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Visualizing Corruption Around the World

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Visualizing Corruption Around the World

Visualizing Corruption Around the World

Growing levels of public sector corruption can stifle a country’s economic growth while also chipping away at political freedom.

Which parts of the world are perceived to be most corrupt – and further, how does this data differ between regions, and how has it trended over time?

The Corruption Perception Index (CPI)

Today’s chart pulls its numbers from the recent 2018 Corruption Perceptions Index report, which has been published by Transparency International annually since 1995. The report scores 180 countries, and is considered the world’s most widely-used barometer for corruption.

However, before we dive in to the data, it’s worth taking a quick look at the methodology behind the report:

Methodology:

  • The CPI attempts to measure perceptions about corruption in a country, rather than corruption itself
  • Specifically, it is focused on the public sector of countries, which includes governments and government-run institutions
  • The CPI is a composite index, using the results from 13 separate reports and surveys to calculate an overall score
  • Scores range from 0 (most corrupt) to 100 (most clean)

Finally, it’s also worth noting that in the chart, we’ve added in government types as rated by the Economist Intelligence Unit – they range from “Full Democracy” to “Autocratic Regime”.

The Most and Least Corrupt Places

What do experts and businesspeople see as the most and least corrupt global regions?

RegionAverage Score (CPI)
Western Europe & EU66
Americas44
Asia Pacific44
Middle East & North Africa39
Eastern Europe & Central Asia35
Sub-Saharan Africa32
Global43

Western Europe has the highest score on average, while Sub-Saharan Africa has the lowest (most corrupt) average score. The Americas ranks just above the global average score of 43, mainly because the average is skewed by the lower scores of many countries in Latin America (such as Venezuela) and the Caribbean (such as Haiti).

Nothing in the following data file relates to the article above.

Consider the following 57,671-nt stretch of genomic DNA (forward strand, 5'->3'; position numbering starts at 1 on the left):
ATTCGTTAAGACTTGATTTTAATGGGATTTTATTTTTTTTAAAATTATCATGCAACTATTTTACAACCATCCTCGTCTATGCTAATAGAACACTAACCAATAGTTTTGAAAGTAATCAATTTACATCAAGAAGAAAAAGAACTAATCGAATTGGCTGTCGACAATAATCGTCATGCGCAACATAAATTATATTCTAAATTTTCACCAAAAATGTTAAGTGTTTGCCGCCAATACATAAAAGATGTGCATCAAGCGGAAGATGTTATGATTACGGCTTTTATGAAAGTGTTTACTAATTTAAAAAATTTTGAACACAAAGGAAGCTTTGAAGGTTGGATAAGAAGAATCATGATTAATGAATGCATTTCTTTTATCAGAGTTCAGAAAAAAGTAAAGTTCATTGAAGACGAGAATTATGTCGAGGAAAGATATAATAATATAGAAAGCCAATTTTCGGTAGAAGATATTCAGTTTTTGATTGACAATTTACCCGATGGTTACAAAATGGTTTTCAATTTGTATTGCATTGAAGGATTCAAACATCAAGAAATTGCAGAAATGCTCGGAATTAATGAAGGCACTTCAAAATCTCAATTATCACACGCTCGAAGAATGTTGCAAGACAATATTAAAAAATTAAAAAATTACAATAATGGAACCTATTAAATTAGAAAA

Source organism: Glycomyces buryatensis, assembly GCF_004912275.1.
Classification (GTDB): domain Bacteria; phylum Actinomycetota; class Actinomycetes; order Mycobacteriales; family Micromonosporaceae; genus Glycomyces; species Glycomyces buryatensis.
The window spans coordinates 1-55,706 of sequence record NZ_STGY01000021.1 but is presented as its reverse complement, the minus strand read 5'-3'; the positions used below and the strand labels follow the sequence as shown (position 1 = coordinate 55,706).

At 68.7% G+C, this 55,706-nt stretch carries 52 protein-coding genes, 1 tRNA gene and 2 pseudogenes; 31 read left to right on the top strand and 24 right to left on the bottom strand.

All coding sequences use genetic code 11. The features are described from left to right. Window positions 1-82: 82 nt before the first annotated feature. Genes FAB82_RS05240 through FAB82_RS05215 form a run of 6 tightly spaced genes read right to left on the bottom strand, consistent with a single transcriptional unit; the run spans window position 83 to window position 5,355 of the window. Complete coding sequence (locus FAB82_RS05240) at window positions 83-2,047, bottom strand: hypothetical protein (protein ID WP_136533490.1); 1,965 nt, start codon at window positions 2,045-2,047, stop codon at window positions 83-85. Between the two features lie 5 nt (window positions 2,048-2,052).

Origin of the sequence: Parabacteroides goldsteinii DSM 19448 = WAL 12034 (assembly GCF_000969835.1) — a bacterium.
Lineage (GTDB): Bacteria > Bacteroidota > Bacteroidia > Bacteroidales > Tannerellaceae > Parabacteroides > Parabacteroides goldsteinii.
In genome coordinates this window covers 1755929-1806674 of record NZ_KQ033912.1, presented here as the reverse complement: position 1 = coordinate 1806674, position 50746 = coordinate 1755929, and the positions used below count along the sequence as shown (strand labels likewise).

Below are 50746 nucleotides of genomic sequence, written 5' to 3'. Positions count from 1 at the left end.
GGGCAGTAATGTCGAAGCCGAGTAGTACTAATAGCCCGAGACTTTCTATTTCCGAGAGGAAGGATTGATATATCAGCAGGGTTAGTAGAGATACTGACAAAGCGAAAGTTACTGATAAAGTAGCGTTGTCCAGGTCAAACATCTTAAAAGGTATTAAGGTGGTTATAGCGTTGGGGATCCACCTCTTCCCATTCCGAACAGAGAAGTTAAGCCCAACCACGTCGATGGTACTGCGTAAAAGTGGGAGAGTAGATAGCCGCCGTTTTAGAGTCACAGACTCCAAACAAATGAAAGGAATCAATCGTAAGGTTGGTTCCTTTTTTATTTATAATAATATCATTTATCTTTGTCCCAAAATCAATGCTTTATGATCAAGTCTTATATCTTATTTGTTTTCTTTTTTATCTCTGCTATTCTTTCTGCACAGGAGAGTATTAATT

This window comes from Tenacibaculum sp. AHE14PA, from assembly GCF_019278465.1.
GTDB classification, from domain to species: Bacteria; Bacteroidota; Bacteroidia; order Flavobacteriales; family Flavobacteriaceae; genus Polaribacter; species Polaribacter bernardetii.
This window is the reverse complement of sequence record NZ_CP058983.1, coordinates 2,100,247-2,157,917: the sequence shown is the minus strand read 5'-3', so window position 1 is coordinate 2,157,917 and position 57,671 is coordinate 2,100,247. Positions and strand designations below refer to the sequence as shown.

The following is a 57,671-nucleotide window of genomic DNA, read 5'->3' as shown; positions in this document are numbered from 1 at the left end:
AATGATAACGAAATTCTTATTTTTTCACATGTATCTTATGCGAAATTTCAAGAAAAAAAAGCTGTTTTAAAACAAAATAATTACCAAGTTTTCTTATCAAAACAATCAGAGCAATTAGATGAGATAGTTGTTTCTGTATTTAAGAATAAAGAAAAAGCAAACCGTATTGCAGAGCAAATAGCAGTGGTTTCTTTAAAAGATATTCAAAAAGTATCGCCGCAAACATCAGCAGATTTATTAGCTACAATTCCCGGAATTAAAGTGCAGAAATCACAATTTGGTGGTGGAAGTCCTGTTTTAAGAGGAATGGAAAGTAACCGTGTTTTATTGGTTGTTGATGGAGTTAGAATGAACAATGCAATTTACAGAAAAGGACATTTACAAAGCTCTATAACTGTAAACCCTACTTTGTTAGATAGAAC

Now, let’s look at the top 10 countries overall:

RankCountryScore (CPI)Government typeRegion
#1Denmark88Full democracyWestern Europe & EU
#2New Zealand87Full democracyAsia Pacific
#3Finland85Full democracyWestern Europe & EU
#3Singapore85Flawed democracyAsia Pacific
#3Sweden85Full democracyWestern Europe & EU
#3Switzerland85Full democracyWestern Europe & EU
#7Norway84Full democracyWestern Europe & EU
#8Netherlands82Full democracyWestern Europe & EU
#9Canada81Full democracyAmericas
#9Luxembourg81Full democracyWestern Europe & EU

Here’s also a look at the world’s 20 most populous countries:

Most Populous Countries

As the report notes, the relation between democracy and corruption appears to be quite clear: the more democratic a regime is, the less corrupt it is perceived to be. Using the Economist Intelligence Unit rankings, there are no “Hybrid” or “Autocratic” regimes that come anywhere near the top 10.

The closest may be the U.A.E. – which is classified as an Autocratic Regime – which has a CPI score of 70, good for 23rd place globally.

Trends Over Time

Over the last seven years, the report notes that there were a few specific countries that have consistently trended in one direction or another.

Hungary: The country has seen a -9 point change to its CPI score since 2012, dropping to 46 points in total. That’s just a notch above the global average.

Turkey: Turkey’s rating has deteriorated from 49 to 41 over the 2012-2018 time period.

Argentina: The South American nation has seen its score rise by eight points over the 2012-2018 time period.

Guyana: Guyana has gained nine points – a significant improvement over its original score of 28 at the start of that time period.